Journal Title (Medline/Pubmed accepted abbreviation): Int J Sport Nutr Exerc Metab
doi (if applicable):
Hypothesis: The authors did not state a specific hypothesis, but noted that the skin patch method, while practical for field studies, has not been validated against whole body wash-down for measurement of electrolytes such as calcium, magnesium, copper, manganese, iron, and zinc. The purpose of this study was to compare these two methods with these particular electrolytes.
Subjects:There were 4 male and 4 female well-trained athletes (runners, cyclists, and triathletes, mean age=36 y, mean body mass=72 kg, mean body surface area=1.84 m2)
Protocol:The subjects performed 90 min of exercise on a cycle ergometer in a heated (30° C) laboratory. At 20 min into exercise a sterile patch was applied at anterior midthigh. Then, 30 min into exercise, one patch each was placed on the upper chest, scapula, forehead, and posterior midforearm, in that order. The subjects’ clothing had been previously washed with deionized water to remove minerals. The cycle ergometer and subjects were enclosed in a plastic housing to catch all unevaporated sweat. The subjects were rinsed with 5 L deionized water with ammonium sulfate immediately after completing the exercise. All clothing, towels, heart rate monitor, and other items the subject touched were collected for analysis of electrolytes.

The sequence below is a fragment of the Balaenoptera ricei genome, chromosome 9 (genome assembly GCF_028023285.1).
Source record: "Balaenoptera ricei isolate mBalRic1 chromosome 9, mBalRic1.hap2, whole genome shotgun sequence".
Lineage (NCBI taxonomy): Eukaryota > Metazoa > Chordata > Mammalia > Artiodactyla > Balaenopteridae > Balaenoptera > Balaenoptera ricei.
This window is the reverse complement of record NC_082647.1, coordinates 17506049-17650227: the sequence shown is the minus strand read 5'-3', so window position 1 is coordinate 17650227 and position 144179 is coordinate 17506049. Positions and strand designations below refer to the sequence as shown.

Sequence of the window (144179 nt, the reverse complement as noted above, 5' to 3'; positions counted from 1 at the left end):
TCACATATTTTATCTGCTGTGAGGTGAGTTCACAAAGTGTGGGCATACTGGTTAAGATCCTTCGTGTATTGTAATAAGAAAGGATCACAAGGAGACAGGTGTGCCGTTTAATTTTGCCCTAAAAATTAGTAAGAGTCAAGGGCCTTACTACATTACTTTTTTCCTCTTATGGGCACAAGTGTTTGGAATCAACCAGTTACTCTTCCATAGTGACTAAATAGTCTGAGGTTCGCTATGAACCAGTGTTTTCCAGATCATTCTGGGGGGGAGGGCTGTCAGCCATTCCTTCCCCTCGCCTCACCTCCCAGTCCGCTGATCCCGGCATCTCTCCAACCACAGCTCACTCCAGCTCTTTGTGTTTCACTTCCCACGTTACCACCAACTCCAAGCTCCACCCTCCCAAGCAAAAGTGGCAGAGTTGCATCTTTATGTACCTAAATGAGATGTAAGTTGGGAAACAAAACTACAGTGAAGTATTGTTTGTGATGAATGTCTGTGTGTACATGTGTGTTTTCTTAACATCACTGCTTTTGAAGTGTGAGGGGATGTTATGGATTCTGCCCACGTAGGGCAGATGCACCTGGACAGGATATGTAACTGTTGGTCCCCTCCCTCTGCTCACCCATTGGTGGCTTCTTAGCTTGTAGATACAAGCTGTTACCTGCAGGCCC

The authors concluded that the patch method was not a validated surrogate for whole-body wash-down technique for the measurement of sweat calcium, magnesium, or copper. The concentrations of these electrolytes in sweat are very small and do not usually represent much of a concern relative to quantitatively more significant electrolytes (e.g., sodium) for exercising athletes. However, the measurement of these electrolytes in sweat forms part of the basis for which dietary requirements of these electrolytes are developed.